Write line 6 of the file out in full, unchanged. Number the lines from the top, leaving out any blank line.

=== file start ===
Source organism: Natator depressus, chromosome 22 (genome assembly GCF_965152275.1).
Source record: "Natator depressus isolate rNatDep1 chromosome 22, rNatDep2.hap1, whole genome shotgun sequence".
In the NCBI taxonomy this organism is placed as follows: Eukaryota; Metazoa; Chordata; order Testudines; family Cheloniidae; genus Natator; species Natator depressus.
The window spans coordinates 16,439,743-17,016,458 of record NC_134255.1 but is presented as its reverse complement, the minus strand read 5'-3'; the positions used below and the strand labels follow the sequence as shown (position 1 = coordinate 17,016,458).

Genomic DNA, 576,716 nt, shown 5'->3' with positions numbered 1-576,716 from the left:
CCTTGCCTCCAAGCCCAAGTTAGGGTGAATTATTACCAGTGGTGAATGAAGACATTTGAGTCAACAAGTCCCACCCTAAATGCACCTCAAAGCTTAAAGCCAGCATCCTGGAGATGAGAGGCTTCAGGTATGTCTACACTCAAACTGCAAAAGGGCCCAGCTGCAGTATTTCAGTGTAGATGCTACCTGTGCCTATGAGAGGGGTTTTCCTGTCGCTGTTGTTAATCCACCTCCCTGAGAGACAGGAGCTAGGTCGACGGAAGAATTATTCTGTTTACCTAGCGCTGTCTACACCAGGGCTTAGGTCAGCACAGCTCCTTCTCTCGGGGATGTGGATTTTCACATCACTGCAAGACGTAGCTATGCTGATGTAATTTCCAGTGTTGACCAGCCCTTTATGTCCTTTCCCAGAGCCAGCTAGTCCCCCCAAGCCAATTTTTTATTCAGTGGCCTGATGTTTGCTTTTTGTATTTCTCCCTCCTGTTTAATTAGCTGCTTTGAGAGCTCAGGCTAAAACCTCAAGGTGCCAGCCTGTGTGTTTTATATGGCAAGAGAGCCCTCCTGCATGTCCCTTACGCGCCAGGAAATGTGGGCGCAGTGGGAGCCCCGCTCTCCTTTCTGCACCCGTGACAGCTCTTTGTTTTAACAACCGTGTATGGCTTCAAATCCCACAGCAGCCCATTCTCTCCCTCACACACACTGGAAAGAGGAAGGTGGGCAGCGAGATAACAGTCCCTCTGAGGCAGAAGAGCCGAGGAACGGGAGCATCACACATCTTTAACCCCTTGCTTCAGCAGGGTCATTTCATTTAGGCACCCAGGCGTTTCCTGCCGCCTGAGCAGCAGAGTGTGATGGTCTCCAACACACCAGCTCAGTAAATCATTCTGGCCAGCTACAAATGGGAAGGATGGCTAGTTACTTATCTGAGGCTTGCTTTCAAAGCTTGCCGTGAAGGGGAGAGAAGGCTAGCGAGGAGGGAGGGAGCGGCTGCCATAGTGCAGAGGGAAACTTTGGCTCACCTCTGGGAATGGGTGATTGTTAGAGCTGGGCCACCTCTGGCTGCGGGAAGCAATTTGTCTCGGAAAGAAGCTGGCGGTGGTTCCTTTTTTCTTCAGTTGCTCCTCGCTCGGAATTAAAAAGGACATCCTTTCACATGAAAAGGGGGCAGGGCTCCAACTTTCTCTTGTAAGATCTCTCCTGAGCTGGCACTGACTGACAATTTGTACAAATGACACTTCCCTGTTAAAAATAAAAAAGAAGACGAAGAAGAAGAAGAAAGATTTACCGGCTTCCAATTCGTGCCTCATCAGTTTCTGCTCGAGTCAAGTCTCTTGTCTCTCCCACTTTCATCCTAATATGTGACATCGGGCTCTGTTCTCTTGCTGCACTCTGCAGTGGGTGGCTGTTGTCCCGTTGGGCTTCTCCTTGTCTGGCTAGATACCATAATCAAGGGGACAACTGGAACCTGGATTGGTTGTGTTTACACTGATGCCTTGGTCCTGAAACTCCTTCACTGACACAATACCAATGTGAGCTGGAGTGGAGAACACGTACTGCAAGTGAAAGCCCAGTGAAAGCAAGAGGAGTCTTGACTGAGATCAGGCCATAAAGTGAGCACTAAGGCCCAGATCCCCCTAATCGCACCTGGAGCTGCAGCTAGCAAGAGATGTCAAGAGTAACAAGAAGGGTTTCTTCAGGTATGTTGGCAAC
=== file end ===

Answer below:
CCTTGCCTCCAAGCCCAAGTTAGGGTGAATTATTACCAGTGGTGAATGAAGACATTTGAGTCAACAAGTCCCACCCTAAATGCACCTCAAAGCTTAAAGCCAGCATCCTGGAGATGAGAGGCTTCAGGTATGTCTACACTCAAACTGCAAAAGGGCCCAGCTGCAGTATTTCAGTGTAGATGCTACCTGTGCCTATGAGAGGGGTTTTCCTGTCGCTGTTGTTAATCCACCTCCCTGAGAGACAGGAGCTAGGTCGACGGAAGAATTATTCTGTTTACCTAGCGCTGTCTACACCAGGGCTTAGGTCAGCACAGCTCCTTCTCTCGGGGATGTGGATTTTCACATCACTGCAAGACGTAGCTATGCTGATGTAATTTCCAGTGTTGACCAGCCCTTTATGTCCTTTCCCAGAGCCAGCTAGTCCCCCCAAGCCAATTTTTTATTCAGTGGCCTGATGTTTGCTTTTTGTATTTCTCCCTCCTGTTTAATTAGCTGCTTTGAGAGCTCAGGCTAAAACCTCAAGGTGCCAGCCTGTGTGTTTTATATGGCAAGAGAGCCCTCCTGCATGTCCCTTACGCGCCAGGAAATGTGGGCGCAGTGGGAGCCCCGCTCTCCTTTCTGCACCCGTGACAGCTCTTTGTTTTAACAACCGTGTATGGCTTCAAATCCCACAGCAGCCCATTCTCTCCCTCACACACACTGGAAAGAGGAAGGTGGGCAGCGAGATAACAGTCCCTCTGAGGCAGAAGAGCCGAGGAACGGGAGCATCACACATCTTTAACCCCTTGCTTCAGCAGGGTCATTTCATTTAGGCACCCAGGCGTTTCCTGCCGCCTGAGCAGCAGAGTGTGATGGTCTCCAACACACCAGCTCAGTAAATCATTCTGGCCAGCTACAAATGGGAAGGATGGCTAGTTACTTATCTGAGGCTTGCTTTCAAAGCTTGCCGTGAAGGGGAGAGAAGGCTAGCGAGGAGGGAGGGAGCGGCTGCCATAGTGCAGAGGGAAACTTTGGCTCACCTCTGGGAATGGGTGATTGTTAGAGCTGGGCCACCTCTGGCTGCGGGAAGCAATTTGTCTCGGAAAGAAGCTGGCGGTGGTTCCTTTTTTCTTCAGTTGCTCCTCGCTCGGAATTAAAAAGGACATCCTTTCACATGAAAAGGGGGCAGGGCTCCAACTTTCTCTTGTAAGATCTCTCCTGAGCTGGCACTGACTGACAATTTGTACAAATGACACTTCCCTGTTAAAAATAAAAAAGAAGACGAAGAAGAAGAAGAAAGATTTACCGGCTTCCAATTCGTGCCTCATCAGTTTCTGCTCGAGTCAAGTCTCTTGTCTCTCCCACTTTCATCCTAATATGTGACATCGGGCTCTGTTCTCTTGCTGCACTCTGCAGTGGGTGGCTGTTGTCCCGTTGGGCTTCTCCTTGTCTGGCTAGATACCATAATCAAGGGGACAACTGGAACCTGGATTGGTTGTGTTTACACTGATGCCTTGGTCCTGAAACTCCTTCACTGACACAATACCAATGTGAGCTGGAGTGGAGAACACGTACTGCAAGTGAAAGCCCAGTGAAAGCAAGAGGAGTCTTGACTGAGATCAGGCCATAAAGTGAGCACTAAGGCCCAGATCCCCCTAATCGCACCTGGAGCTGCAGCTAGCAAGAGATGTCAAGAGTAACAAGAAGGGTTTCTTCAGGTATGTTGGCAAC